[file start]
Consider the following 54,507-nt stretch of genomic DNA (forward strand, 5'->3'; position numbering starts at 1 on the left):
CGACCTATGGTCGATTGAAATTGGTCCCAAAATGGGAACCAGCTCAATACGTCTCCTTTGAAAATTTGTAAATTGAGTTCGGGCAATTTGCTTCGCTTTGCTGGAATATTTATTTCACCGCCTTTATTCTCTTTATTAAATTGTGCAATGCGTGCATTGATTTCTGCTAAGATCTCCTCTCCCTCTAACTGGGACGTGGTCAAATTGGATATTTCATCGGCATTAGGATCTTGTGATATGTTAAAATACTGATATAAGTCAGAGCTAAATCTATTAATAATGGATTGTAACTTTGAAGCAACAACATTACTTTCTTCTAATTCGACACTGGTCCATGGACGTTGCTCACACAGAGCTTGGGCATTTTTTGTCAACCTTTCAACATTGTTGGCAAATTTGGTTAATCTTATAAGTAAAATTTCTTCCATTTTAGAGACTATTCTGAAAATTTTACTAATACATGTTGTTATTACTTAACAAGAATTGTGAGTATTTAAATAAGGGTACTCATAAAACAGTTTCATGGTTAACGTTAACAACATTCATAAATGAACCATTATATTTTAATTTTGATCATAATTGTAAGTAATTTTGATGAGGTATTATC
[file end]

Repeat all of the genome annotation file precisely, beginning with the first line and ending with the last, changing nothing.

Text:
Consider the following 54,507-nt stretch of genomic DNA (forward strand, 5'->3'; position numbering starts at 1 on the left):
CGACCTATGGTCGATTGAAATTGGTCCCAAAATGGGAACCAGCTCAATACGTCTCCTTTGAAAATTTGTAAATTGAGTTCGGGCAATTTGCTTCGCTTTGCTGGAATATTTATTTCACCGCCTTTATTCTCTTTATTAAATTGTGCAATGCGTGCATTGATTTCTGCTAAGATCTCCTCTCCCTCTAACTGGGACGTGGTCAAATTGGATATTTCATCGGCATTAGGATCTTGTGATATGTTAAAATACTGATATAAGTCAGAGCTAAATCTATTAATAATGGATTGTAACTTTGAAGCAACAACATTACTTTCTTCTAATTCGACACTGGTCCATGGACGTTGCTCACACAGAGCTTGGGCATTTTTTGTCAACCTTTCAACATTGTTGGCAAATTTGGTTAATCTTATAAGTAAAATTTCTTCCATTTTAGAGACTATTCTGAAAATTTTACTAATACATGTTGTTATTACTTAACAAGAATTGTGAGTATTTAAATAAGGGTACTCATAAAACAGTTTCATGGTTAACGTTAACAACATTCATAAATGAACCATTATATTTTAATTTTGATCATAATTGTAAGTAATTTTGATGAGGTATTATC